Splitting up property in a New Jersey divorce requires you to account for everything you and your ex own and sorting those assets into marital and nonmarital property. With few exceptions, most things you acquired during your marriage are marital property. Under state divorce law, you and your ex must split up the marital property on an equitable (or fair) basis.
This could include your pension, if you get one through your job, past military service or other means. The spouse who earned the pension is not the only person who was counting on that pension to help pay for retirement. As with most forms of income, the law recognizes the spouse’s role in helping support the pension-earning person’s career. Thus, income and pensions earned by one spouse during the marriage generally translate to marital property during divorce. One exception is when the couple had a prenuptial or postnuptial agreement in place.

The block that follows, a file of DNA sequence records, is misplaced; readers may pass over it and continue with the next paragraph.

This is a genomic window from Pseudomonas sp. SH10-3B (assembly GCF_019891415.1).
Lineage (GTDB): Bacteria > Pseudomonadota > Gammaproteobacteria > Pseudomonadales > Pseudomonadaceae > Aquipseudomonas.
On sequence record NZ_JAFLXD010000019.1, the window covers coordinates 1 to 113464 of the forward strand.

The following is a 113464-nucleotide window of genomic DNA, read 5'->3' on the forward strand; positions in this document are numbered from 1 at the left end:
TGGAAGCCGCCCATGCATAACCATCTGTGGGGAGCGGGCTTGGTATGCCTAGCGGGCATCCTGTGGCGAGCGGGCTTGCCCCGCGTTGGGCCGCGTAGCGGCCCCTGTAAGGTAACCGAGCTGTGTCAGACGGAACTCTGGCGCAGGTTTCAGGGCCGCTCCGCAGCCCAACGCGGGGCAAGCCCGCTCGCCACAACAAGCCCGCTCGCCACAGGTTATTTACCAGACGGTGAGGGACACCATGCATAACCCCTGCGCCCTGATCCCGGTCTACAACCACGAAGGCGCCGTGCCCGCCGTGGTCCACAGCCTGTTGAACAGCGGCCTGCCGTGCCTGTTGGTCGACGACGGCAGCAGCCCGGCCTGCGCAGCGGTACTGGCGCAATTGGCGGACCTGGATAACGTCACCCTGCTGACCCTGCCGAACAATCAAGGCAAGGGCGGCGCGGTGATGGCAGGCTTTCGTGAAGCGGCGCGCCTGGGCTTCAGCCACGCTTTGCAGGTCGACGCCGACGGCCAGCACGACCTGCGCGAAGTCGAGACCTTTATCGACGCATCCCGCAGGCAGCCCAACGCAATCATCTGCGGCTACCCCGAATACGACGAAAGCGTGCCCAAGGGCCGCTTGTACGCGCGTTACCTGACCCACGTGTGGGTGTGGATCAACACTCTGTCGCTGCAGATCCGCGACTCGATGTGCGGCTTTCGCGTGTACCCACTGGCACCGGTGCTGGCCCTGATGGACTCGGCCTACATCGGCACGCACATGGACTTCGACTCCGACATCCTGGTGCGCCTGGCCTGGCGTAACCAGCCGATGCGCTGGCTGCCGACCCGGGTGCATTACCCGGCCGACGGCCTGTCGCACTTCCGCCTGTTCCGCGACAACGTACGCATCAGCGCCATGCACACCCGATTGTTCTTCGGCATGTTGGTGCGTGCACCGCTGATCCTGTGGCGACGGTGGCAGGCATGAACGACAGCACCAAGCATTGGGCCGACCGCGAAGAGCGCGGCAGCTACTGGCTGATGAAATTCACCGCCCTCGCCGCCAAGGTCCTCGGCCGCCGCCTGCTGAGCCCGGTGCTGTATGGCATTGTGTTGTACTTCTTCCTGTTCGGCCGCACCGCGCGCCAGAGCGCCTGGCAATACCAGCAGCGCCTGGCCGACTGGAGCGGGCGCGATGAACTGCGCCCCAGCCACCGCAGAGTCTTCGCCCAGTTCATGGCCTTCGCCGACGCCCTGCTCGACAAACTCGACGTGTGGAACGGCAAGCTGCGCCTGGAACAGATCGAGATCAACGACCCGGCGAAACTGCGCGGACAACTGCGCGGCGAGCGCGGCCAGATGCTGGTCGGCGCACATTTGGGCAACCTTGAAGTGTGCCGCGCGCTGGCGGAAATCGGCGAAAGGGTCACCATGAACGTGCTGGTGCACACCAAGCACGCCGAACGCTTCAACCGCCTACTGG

Working out an acceptable solution
As with the rest of the property division, the fate of your pension can be negotiated. You, your ex, and your divorce attorneys will try to work out a compromise both of you can live with. For example, the spouse with the pension can buy out the other spouse’s share, perhaps in a lump sum or using spousal support payments. Or one spouse can agree to take less of the pension in exchange for some other benefit, like keeping the family home.
The solution that works for you depends on individual factors like your age, income, health needs and when you plan to retire. That is because the court order dividing up the pension does not kick in until the worker actually retires. That might be just a couple of years from now or decades away. Your circumstances will inform your strategy for reaching a solution when it comes to your pension.